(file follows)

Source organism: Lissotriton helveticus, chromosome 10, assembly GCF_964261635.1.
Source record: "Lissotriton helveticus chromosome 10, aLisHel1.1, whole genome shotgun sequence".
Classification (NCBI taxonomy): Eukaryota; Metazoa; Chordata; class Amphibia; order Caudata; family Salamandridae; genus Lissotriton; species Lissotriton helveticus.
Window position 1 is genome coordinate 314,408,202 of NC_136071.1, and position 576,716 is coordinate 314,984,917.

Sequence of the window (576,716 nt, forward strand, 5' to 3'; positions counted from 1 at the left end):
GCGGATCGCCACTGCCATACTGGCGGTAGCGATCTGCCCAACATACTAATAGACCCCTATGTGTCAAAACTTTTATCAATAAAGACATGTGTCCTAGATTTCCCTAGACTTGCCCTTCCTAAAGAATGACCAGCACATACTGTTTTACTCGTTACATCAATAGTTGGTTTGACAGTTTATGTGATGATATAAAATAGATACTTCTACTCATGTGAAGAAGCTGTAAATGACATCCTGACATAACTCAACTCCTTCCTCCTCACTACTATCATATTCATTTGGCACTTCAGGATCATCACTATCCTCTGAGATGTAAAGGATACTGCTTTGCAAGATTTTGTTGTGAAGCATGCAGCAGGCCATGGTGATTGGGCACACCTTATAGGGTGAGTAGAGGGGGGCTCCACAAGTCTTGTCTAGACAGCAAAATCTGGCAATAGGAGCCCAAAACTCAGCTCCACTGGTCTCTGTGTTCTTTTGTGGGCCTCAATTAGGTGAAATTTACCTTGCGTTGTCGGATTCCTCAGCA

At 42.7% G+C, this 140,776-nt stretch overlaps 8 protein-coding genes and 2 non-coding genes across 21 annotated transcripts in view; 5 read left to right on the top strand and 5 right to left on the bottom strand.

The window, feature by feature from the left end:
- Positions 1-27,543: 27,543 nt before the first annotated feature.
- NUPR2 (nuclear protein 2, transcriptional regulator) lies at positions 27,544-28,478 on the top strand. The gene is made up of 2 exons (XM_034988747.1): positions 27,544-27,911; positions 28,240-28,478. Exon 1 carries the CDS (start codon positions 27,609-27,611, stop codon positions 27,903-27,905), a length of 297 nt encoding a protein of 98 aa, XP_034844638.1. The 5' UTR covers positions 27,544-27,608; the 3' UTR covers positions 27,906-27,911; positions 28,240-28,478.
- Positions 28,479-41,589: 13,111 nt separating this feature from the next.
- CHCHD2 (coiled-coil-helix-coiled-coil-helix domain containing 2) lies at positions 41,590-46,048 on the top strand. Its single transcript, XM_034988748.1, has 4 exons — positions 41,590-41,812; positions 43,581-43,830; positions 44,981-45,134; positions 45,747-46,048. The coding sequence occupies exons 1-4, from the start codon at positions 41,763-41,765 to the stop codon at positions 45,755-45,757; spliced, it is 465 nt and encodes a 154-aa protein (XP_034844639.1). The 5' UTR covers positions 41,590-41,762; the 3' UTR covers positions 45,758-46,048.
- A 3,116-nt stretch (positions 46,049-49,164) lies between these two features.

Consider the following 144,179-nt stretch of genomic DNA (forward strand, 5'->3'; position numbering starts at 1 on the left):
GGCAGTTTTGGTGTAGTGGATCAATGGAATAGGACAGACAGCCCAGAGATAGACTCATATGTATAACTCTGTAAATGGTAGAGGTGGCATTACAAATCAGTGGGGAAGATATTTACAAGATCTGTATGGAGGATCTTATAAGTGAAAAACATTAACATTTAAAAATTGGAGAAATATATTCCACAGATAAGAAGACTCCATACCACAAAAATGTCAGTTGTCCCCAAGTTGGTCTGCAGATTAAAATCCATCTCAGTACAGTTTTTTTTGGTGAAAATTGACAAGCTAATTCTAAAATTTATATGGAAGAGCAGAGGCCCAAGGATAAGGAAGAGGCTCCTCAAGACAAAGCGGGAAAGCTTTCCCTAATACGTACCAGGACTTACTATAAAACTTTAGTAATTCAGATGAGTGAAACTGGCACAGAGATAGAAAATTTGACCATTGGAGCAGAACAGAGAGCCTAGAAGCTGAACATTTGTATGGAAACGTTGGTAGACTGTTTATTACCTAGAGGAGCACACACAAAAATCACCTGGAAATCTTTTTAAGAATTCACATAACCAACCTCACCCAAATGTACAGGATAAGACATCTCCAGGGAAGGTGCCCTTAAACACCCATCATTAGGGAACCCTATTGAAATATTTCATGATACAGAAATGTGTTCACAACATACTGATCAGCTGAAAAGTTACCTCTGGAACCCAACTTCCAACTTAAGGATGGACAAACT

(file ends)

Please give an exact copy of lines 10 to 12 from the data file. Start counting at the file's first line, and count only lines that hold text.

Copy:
- NUPR2 (nuclear protein 2, transcriptional regulator) lies at positions 27,544-28,478 on the top strand. The gene is made up of 2 exons (XM_034988747.1): positions 27,544-27,911; positions 28,240-28,478. Exon 1 carries the CDS (start codon positions 27,609-27,611, stop codon positions 27,903-27,905), a length of 297 nt encoding a protein of 98 aa, XP_034844638.1. The 5' UTR covers positions 27,544-27,608; the 3' UTR covers positions 27,906-27,911; positions 28,240-28,478.
- Positions 28,479-41,589: 13,111 nt separating this feature from the next.
- CHCHD2 (coiled-coil-helix-coiled-coil-helix domain containing 2) lies at positions 41,590-46,048 on the top strand. Its single transcript, XM_034988748.1, has 4 exons — positions 41,590-41,812; positions 43,581-43,830; positions 44,981-45,134; positions 45,747-46,048. The coding sequence occupies exons 1-4, from the start codon at positions 41,763-41,765 to the stop codon at positions 45,755-45,757; spliced, it is 465 nt and encodes a 154-aa protein (XP_034844639.1). The 5' UTR covers positions 41,590-41,762; the 3' UTR covers positions 45,758-46,048.